Co-living operators and investors believe the sector is emerging stronger from the covid-19 pandemic and that its performance during the past 12 months is providing proof of concept for a new way of living.
The sector is part of the spectrum of “living sector” property types, combining elements of serviced apartments, multifamily residential and student accommodation. There is a wide range of co-living iterations, from professionally-managed house shares through to facilities with hundreds of apartments.
The level of service and luxury also ranges from student dormitories to apartments with multiple bedrooms and outside space. Tenants might take a room for a month or a year, but with flexibility as a core offering.
What all co-living offers tend to have in common is a certain amount of shared space, ranging from kitchens and dining rooms to cinemas and large entertaining areas. Larger facilities may also offer workspace.
The second defining factor is a community within a building or across a number of properties in a city, with organized events and interactions between tenants.
Coping with covid
The early stages of the pandemic were difficult for operators all over the world. Data is hard to come by for a nascent sector, but many operators reported a sharp downturn in occupation in the first half of 2020.
Tom Colthorpe, senior analyst at JLL, says: “The sector’s flexibility has been a double-edged sword; in the early stages of the pandemic, occupancy suffered as tenants moved out or opted for shorter terms. However, that flexibility seems to serve operators well as normality returns.
“There is a lack of data in the sector but anecdotally it seems that good operators might have taken a hit, but they are bouncing back. It helps that co-living targets a younger demographic, which is less vulnerable to covid-19.”
Anecdotal evidence suggests larger operators with the capacity to take a systematic approach to cleaning and distancing measures benefitted from the increased security these measures offered to tenants. Colthorpe says: “Co-living covers a wide range of assets from glorified shared houses to large facilities with professional management.
“Operators with larger assets have been able to put systems in place to protect and reassure tenants. So, a larger co-living block is likely to have a booking system in place for shared facilities, and that can be adapted to take account of social distancing rules.”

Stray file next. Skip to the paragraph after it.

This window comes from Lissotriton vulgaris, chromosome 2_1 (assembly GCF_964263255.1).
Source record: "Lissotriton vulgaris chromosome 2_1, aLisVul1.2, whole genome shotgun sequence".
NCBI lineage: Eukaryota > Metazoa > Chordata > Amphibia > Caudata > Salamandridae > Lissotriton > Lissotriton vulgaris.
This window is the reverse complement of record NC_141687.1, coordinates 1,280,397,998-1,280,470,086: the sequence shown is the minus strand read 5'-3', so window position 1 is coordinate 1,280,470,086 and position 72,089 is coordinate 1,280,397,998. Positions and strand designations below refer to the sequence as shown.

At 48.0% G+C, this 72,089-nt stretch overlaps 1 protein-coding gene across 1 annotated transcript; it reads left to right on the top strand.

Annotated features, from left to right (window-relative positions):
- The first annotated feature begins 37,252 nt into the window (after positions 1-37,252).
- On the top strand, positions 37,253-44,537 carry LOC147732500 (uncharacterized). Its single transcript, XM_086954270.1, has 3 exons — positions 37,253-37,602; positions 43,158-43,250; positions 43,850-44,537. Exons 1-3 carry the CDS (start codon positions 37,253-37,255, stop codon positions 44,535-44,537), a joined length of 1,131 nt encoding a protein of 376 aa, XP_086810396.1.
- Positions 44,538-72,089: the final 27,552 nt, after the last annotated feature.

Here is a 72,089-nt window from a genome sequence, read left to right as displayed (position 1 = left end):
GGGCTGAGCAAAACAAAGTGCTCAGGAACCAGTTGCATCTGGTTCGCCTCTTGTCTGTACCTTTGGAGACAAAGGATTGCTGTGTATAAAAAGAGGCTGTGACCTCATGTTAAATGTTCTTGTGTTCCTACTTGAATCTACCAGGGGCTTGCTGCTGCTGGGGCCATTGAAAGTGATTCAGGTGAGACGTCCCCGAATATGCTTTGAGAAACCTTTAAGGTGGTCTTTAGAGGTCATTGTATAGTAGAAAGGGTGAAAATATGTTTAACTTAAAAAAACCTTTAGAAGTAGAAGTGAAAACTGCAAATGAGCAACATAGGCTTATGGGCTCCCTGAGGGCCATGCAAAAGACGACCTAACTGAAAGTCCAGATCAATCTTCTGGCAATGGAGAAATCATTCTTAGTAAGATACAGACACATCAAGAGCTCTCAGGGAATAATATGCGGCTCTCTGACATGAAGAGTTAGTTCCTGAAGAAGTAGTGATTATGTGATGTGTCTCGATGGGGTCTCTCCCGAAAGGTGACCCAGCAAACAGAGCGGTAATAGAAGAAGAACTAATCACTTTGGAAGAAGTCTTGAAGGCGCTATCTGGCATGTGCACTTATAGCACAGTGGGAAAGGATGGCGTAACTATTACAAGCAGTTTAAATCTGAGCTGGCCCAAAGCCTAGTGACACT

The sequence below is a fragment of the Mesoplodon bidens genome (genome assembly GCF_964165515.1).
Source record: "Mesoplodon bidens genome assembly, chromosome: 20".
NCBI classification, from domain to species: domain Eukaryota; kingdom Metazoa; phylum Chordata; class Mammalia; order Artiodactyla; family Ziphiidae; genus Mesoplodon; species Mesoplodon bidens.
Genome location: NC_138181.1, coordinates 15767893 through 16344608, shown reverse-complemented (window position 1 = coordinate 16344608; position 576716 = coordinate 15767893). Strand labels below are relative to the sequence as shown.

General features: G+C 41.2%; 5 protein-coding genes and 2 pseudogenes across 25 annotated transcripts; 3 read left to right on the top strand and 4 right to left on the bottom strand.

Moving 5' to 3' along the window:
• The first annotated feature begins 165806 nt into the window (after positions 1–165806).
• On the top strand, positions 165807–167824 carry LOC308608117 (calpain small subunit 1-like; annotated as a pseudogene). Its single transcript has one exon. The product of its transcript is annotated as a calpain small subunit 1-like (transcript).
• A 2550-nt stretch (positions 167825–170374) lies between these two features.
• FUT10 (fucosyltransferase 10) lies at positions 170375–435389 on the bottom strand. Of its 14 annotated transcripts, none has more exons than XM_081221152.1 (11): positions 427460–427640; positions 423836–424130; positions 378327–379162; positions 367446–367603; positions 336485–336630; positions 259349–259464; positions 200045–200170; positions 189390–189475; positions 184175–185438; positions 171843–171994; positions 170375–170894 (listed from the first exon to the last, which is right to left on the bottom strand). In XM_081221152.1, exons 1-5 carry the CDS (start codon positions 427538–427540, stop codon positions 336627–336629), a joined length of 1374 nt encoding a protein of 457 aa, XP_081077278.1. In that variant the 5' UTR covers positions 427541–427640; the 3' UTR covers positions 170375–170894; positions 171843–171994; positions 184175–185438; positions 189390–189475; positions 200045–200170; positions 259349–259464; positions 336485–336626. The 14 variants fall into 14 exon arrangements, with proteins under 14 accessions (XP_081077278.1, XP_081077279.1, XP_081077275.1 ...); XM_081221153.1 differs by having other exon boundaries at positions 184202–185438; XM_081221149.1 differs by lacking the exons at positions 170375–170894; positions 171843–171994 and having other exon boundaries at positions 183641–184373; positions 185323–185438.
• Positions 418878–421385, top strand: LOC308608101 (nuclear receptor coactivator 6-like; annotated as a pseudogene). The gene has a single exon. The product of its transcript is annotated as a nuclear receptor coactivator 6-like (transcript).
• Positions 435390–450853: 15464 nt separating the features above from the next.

Jon Dishotsky, co-founder and chief executive of Starcity, a San Francisco-based co-living operator, with facilities in the US and Europe, says: “There was a pretty immediate shock to occupancy, which fell from mid-nineties down to the eighties. However, from the third quarter onwards, occupancy started to recover and we are now at full occupancy.
“Rents are down slightly across the portfolio still, but we expect they will recover over the next 12-24 months. Across every major metric, such as occupancy, default rates, retention rates, we outperformed Class A multifamily in core markets and that is considered the darling of real estate capital markets.”
One of the advantages of co-living only became clear as more and more cities around the world introduced restrictions on movement and lockdowns. The community aspect of co-living became a key selling point, compared with the isolation of living alone in a small apartment. This is especially true for the millennial generation, which makes up a large slice of the co-living customer base.
“The community aspect is even more important than we first realized,” says Dishotsky. “Our original focus was on providing places where middle income Americans could live affordably close to where they work. But the pandemic really brought home how much people value community.
“There’s a whole generation which grew up staring at their phones and are dying for a human connection, but they don’t know how to do it. This gives them an easy button for meeting people and making friends.”
Christian Birrell, director at DTZ Investors and investment manager for its UK-focused COLIV Fund, the first private equity real estate fund dedicated to the sector, agrees that the demand for community has been greater than expected. The fund’s assets are currently under development. However it has been learning from the experience of its operating partner, The Collective.
“The social and community aspect of co-living has been really important for members, as have the support networks set up by The Collective and there has been very positive feedback about that. The constant feedback from members is something very positive, which allows us to tweak the offer as we go along,” says Birrell.
“Across every major metric, such as occupancy, default rates, retention rates, we outperformed Class A multifamily in core markets”
The pandemic experience has shown operators where they need to adapt to the changing needs of consumers, for example with regard to accommodating home working, he adds.